2. It smells bad
- Shouldn’t smell incredibly bad, if it does there is probably too much moisture and/or lack of oxygen (it needs to be turned).
3. Exact proportions/ recipe is necessary
- Composting isn’t as complex as perceived. There really just needs to be a good mix of brown and green materials.
So what about CHEESE?! Basically all organic matter can be composted. It is commonly misunderstood that cheese and other dairy products cannot be composted; however, they can. Like making some of your favorite Cabot recipes, you just need to follow the basic composting ingredient list. You can even put meat and bones in, as long as you add enough carbon materials (browns) and aerate the pile. If you find your composter isn’t breaking down quickly enough and are worried about attracting animals, hold the meats and bones until your brown to green ratio is churning out that nice, dark, nutrient-rich soil and then re-introduce them.
Browns + Greens + Sun/Heat + Stir = Healthy Compost
Infographic by: Avantgardendecor.com
Compost pile temperature, moisture content, and odor should all be monitored.
- Temperature is a reliable measurement tool used to determine whether or not the compost is decomposing.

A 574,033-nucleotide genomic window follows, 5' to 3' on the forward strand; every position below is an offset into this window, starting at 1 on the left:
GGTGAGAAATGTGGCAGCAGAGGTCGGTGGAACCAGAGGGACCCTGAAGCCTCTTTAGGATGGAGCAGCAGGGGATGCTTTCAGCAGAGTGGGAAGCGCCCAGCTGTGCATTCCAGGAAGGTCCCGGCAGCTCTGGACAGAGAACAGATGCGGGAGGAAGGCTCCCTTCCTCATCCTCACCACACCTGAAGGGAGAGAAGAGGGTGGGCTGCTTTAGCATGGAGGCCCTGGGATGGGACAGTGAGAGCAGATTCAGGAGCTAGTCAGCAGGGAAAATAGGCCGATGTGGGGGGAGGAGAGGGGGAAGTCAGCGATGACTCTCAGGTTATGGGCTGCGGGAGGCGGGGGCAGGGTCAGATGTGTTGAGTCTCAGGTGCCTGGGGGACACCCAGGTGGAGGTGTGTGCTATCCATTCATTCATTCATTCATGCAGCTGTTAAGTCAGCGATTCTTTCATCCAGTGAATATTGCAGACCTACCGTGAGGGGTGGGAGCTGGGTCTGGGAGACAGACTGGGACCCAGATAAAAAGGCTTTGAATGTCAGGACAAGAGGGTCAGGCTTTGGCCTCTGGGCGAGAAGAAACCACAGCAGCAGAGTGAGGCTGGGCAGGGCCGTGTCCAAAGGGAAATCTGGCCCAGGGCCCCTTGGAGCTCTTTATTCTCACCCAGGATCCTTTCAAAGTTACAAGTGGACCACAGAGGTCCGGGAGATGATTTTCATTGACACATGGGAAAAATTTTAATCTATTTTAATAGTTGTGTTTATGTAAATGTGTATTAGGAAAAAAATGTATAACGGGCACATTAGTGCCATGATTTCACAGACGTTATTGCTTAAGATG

- Temperature should increase to about 130 degrees Fahrenheit for three days in a row when composting in order to get the compost started and active.
- Turn the compost pile if the temperature is too high, turning it can cool it down.
- Low temperature may be because of high or low moisture in the pile, compaction and lack of oxygen in the pile, or an uneven ratio of carbon to nitrogen.
Another reliable tool that determines decomposition
- Your compost should be between 50-60% moisture
- When holding a handful of compost, it should not drip from hand or have water released when squeezed; however, compost contents should stay intact and be glistening with water.
- If contents crumble or fall apart there is too little moisture.
Regular Monitoring is beneficial to the compost and good for beginners because it is more likely to ensure quality compost.
And lastly, remember, 13% of all municipal waste is food scraps from homes and restaurants: that’s 30 million tons of food a year in the landfill. Backyard composting will go a long way in providing for a healthier planet.
For more information on composting, go online to your state’s Department of Environmental Conservation or Agency of Natural Resources web pages. They’ll have lots of information and helpful people to point you in the right direction.
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Cabot Creamery Cooperative is the world’s first cheese maker and dairy cooperative to achieve B Corporation Certification, a validation of its attention to environmental and social impacts on stakeholders.
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Ann Hoogenboom is Cabot’s Sustainability Coordinator and gets to share the latest and greatest in sustainability news from our farm families. As a Vermont native and lover of all things green, she’s proud of the socially responsible business role that Cabot plays for our cows, our creamery, our community and our customers.